When he was 18, Cameron Bairstow’s chances of getting a scholarship to attend the Australian Institute of Sport seemed remote to many who followed basketball in his home country.
He got it, anyway.
When he was trying to play college basketball in the United States, few thought much of the 6-foot-8, 210-pound forward. But he landed with the University of New Mexico, one of just two Division I programs to offer him a scholarship.
Four seasons later, the 23-year-old – he now measures 6-10 and weighs 252 pounds – has strung together an All-America season, averaging better than 20 points per game for a 27-win Lobos team, and proved himself to be one of the best power forwards in the country. Yet, you still won’t find Bairstow’s name on many mock drafts for the June 26 NBA draft.
He’s not worried.
“Obviously, nobody saw much potential in me going into college, and look at the position I’m in now,” Bairstow said. “I guess it’s a question of how you define potential and how one goes about working to fulfill that potential.”
Like many other NBA hopefuls, including former UNM teammates Alex Kirk and Kendall Williams, Bairstow is spending the month of June bouncing around the country working out for NBA teams. The process has only made his confidence grow.
“I’m more optimistic at this stage based on how some of the specific workouts have gone and the feedback I’ve been getting,” Bairstow said last week while in Charlotte, N.C., between workouts with the Hornets and the Miami Heat. He also recently worked out with the Heat’s NBA Finals opponent San Antonio Spurs and has a Monday workout with the Dallas Mavericks, among many others.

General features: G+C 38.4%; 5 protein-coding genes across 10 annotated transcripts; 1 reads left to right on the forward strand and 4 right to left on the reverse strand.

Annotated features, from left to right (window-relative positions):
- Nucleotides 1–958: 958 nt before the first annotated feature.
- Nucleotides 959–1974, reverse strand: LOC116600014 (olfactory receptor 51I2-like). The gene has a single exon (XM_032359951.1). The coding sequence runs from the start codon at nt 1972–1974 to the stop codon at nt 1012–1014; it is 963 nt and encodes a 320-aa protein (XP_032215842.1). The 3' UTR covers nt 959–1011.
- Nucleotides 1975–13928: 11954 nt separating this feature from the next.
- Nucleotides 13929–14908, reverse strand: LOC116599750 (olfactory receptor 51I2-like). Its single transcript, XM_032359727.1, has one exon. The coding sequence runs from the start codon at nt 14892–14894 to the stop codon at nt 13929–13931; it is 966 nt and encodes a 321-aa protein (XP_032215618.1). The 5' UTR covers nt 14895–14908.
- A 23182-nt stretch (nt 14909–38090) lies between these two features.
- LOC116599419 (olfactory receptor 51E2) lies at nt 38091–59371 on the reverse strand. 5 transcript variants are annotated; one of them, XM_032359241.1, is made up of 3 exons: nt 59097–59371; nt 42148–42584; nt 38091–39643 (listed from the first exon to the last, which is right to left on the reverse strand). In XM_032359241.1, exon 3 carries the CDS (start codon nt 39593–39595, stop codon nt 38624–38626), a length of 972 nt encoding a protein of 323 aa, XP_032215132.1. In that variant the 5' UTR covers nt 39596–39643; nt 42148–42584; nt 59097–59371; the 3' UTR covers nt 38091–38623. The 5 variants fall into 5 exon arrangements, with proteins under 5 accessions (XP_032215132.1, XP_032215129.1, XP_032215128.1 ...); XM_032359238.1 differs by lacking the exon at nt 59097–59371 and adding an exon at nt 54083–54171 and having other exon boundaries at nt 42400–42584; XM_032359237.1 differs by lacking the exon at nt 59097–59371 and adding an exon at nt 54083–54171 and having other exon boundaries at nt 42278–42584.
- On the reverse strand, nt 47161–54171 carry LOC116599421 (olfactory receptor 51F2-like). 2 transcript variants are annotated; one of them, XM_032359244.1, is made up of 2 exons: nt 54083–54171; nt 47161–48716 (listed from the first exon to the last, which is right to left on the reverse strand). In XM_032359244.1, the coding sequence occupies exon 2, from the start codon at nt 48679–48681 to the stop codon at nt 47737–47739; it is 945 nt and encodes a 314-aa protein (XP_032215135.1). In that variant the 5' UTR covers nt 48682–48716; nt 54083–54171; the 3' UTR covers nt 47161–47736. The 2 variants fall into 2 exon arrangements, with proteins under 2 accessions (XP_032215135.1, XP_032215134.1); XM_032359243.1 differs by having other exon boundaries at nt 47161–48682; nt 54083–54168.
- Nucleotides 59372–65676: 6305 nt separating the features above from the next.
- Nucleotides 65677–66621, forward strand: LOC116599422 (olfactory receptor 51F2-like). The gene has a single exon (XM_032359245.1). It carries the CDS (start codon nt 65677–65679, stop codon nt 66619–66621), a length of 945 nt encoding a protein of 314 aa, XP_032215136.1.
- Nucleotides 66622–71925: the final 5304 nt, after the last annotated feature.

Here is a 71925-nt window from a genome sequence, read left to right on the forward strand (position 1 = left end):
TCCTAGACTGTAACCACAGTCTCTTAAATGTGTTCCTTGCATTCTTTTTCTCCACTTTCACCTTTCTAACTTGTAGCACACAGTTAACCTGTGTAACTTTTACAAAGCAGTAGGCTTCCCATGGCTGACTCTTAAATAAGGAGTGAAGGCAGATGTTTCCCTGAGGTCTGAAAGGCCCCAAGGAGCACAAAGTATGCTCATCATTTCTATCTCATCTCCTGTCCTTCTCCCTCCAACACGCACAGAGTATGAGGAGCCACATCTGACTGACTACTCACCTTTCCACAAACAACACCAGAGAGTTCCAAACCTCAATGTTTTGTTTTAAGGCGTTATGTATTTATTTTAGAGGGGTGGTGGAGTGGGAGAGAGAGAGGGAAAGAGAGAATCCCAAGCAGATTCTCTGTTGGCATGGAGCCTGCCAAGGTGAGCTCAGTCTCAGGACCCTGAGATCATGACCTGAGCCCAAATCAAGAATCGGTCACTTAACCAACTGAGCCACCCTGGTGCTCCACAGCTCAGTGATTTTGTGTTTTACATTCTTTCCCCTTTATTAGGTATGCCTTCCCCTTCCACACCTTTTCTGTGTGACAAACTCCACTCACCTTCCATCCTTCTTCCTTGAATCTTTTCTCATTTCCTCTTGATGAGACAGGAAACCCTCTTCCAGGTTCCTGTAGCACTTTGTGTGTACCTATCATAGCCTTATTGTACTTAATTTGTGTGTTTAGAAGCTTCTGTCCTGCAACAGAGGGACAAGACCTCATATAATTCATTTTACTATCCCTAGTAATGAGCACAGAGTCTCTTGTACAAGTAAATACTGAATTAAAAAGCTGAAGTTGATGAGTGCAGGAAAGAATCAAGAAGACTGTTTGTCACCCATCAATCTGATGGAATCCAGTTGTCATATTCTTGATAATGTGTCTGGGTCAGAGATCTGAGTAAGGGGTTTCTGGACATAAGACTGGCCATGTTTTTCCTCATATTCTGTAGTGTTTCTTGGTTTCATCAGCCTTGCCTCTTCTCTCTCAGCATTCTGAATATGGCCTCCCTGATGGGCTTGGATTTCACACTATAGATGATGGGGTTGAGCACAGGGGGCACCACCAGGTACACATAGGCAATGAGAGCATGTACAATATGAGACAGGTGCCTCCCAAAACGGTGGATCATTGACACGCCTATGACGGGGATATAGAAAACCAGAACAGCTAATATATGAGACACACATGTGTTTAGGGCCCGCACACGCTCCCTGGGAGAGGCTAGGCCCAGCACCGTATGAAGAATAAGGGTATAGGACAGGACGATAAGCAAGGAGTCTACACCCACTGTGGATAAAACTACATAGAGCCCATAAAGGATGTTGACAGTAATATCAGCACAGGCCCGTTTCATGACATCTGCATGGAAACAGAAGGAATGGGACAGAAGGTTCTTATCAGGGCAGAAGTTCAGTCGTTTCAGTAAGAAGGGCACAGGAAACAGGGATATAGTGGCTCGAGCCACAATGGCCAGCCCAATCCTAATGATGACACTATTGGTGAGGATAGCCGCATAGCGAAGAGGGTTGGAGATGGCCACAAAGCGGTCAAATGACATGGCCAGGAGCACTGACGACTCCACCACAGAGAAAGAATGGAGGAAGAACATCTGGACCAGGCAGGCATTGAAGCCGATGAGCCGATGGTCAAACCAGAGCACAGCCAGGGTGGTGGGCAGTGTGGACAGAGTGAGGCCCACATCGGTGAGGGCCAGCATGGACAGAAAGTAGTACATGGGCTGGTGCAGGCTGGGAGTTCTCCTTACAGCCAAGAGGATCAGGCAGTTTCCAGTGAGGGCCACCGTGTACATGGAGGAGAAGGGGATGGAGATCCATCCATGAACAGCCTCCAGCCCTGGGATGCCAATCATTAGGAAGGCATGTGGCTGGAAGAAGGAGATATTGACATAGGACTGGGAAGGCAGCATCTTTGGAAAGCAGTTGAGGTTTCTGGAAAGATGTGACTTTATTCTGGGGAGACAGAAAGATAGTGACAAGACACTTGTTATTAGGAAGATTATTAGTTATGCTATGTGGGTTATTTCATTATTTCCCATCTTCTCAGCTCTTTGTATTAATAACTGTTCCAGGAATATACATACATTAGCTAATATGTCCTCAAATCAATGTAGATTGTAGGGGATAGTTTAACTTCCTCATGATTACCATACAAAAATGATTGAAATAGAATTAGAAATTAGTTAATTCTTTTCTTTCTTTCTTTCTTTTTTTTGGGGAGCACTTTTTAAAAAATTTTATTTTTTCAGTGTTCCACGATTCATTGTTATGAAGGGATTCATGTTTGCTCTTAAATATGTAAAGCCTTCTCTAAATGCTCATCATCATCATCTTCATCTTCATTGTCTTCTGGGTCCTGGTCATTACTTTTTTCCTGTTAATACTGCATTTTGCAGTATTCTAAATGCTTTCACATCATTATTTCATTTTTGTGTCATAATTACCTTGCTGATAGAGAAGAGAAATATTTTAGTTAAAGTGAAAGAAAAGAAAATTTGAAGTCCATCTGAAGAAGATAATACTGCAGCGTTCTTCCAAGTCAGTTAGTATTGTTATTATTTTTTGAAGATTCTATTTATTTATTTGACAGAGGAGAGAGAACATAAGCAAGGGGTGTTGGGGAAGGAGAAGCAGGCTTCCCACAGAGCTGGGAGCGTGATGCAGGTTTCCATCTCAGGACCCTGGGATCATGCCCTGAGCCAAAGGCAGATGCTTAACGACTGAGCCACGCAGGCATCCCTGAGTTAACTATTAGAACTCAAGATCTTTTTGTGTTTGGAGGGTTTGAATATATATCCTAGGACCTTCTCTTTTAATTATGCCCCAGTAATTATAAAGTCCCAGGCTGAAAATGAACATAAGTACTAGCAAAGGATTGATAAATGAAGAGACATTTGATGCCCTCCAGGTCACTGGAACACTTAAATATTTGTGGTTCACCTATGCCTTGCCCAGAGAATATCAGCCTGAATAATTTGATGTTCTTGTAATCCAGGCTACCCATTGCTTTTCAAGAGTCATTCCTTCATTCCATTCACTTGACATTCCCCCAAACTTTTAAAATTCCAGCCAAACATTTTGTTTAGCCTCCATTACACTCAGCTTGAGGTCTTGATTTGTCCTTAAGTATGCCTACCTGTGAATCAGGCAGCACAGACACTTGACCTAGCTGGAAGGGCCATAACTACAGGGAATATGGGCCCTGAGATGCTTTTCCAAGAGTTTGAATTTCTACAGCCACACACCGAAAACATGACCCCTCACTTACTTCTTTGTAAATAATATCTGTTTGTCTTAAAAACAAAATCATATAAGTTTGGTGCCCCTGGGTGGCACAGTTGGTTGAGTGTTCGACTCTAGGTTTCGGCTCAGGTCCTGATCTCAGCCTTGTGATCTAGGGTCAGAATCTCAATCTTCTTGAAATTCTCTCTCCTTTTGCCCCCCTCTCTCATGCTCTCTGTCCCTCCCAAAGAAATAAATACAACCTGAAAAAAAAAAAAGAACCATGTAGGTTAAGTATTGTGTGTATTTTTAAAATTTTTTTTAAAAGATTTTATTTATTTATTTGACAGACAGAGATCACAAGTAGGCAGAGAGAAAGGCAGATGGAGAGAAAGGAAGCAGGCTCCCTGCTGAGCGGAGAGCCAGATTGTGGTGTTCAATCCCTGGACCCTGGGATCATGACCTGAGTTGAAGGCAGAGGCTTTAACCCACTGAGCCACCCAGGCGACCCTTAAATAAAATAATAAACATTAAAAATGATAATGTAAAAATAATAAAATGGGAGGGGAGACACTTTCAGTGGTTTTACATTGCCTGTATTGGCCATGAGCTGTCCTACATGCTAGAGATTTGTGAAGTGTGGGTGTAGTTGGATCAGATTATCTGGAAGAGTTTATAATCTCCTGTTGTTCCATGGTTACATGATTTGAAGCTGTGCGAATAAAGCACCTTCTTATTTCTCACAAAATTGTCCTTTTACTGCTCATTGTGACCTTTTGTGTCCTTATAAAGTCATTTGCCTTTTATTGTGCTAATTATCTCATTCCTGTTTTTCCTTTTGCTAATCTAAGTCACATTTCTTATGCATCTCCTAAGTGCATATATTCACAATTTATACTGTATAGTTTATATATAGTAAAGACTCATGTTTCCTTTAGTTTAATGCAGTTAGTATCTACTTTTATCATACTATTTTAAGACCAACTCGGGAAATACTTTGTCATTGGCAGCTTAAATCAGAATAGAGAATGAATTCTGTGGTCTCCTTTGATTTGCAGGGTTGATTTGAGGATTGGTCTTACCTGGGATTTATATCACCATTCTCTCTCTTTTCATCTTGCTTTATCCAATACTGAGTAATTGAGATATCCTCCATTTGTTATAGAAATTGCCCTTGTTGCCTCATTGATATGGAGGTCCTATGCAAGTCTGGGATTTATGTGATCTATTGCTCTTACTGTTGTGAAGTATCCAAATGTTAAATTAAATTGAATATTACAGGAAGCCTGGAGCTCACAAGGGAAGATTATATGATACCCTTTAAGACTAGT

“So yeah, I’m more optimistic about how that draft day is going to go now,” he said.
The teams Bairstow has been working out for mostly seem to fall in the 23 (first round) through 35 (second round) pick range.
“There’s a strong certainty with what you’re going to get with Cam,” said Chris Emens, Bairstow’s agent with Octagon. “I have no doubt he’ll be drafted, and we’ve been real encouraged by the workouts he’s had. … There are a number of smart teams that play together that have shown great interest in Cam.”
Bairstow’s showing at the Chicago combine – both in physical measurements and athletic testing – were “probably more than most expected of him” going in, and has helped solidify him as a ready-to-contribute power forward, Emens said.
UNM head coach Craig Neal, a former scout and assistant coach with the Toronto Raptors who often helped spearhead the June workout sessions for that franchise’s pre-draft preparation, said he’s received plenty of positive feedback about Bairstow.
“He’s already physically and mentally capable at this point,” Neal said. “He’s always going to be a solid, solid player, and teams want that. Look at what happened when Serge Ibaka went down, how much it changed things (for Oklahoma City in the Western Conference Finals). There’s got to be guys on the bench ready to go for those types of teams, and Cam is ready to be that, ready to play right away.”
While he’s still proving to be as physical as any player in any of those team workouts, one aspect of Bairstow’s game getting more attention than some might have anticipated is his range. At the combine, Bairstow shot 60 percent from beyond the NBA 3-point line. He has been keeping that pace, says Emens, in the team workouts.
“It’s something that teams really haven’t been expecting, given the fact that I didn’t shoot many this year (at UNM),” Bairstow said. “I’m showing I can be consistent and accurate from the 15- to 18-foot range, and in the future I can really start working on bringing that back out (to NBA 3-point range) and add that to my game.”
If his four years at UNM proved anything, it’s that Bairstow has always been able to quietly continue adding to his game and proving doubters wrong. He doesn’t plan to stop that trend now.